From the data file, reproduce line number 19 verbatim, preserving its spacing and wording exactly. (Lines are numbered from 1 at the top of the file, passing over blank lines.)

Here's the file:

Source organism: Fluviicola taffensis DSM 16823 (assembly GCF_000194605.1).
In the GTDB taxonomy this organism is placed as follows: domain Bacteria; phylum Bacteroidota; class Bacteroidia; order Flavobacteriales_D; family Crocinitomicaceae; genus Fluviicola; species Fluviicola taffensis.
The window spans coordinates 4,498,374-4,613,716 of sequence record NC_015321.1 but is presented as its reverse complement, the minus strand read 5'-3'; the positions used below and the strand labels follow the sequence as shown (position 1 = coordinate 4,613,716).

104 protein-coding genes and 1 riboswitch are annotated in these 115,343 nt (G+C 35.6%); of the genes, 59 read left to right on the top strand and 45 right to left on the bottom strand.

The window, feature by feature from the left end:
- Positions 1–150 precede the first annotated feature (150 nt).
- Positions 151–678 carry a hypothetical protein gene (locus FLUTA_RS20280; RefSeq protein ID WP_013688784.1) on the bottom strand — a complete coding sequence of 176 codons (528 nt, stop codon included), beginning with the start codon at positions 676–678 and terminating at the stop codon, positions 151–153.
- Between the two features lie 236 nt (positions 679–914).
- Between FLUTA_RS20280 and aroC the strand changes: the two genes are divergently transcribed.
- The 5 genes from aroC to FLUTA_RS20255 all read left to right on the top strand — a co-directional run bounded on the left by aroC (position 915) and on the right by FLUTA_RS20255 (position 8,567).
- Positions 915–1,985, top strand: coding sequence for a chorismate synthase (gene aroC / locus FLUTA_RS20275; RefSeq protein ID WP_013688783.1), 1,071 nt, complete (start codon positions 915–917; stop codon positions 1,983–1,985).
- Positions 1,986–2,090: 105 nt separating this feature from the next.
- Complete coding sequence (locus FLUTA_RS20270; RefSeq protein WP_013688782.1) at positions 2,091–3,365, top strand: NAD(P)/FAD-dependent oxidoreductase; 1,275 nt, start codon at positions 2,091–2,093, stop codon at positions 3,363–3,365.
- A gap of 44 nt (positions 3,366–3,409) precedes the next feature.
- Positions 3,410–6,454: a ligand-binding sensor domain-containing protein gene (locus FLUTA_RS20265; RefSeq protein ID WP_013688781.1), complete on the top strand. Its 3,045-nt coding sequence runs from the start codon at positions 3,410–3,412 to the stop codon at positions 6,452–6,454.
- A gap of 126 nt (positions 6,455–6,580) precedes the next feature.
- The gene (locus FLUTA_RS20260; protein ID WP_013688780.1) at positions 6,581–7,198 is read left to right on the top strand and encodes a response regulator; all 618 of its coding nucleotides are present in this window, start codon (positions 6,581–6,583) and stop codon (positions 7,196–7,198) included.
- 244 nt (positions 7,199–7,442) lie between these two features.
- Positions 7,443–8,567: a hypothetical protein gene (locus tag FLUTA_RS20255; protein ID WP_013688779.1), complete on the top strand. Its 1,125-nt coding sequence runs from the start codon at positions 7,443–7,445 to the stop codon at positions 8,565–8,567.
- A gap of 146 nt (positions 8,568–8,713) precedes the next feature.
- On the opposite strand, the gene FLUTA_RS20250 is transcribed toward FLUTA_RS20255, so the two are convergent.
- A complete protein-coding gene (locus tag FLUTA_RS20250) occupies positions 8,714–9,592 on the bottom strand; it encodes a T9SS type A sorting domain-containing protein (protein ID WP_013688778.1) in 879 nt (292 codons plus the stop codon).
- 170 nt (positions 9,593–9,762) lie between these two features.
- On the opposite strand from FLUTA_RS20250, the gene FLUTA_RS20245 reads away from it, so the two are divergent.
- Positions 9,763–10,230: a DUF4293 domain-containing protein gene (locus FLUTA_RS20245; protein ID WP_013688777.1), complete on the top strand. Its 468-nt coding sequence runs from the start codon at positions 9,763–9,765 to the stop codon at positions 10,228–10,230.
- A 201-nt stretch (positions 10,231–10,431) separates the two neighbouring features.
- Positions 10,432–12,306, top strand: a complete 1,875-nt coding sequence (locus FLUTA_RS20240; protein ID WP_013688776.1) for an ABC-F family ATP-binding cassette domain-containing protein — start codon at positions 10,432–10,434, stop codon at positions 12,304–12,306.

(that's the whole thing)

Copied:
- Positions 7,443–8,567: a hypothetical protein gene (locus tag FLUTA_RS20255; protein ID WP_013688779.1), complete on the top strand. Its 1,125-nt coding sequence runs from the start codon at positions 7,443–7,445 to the stop codon at positions 8,565–8,567.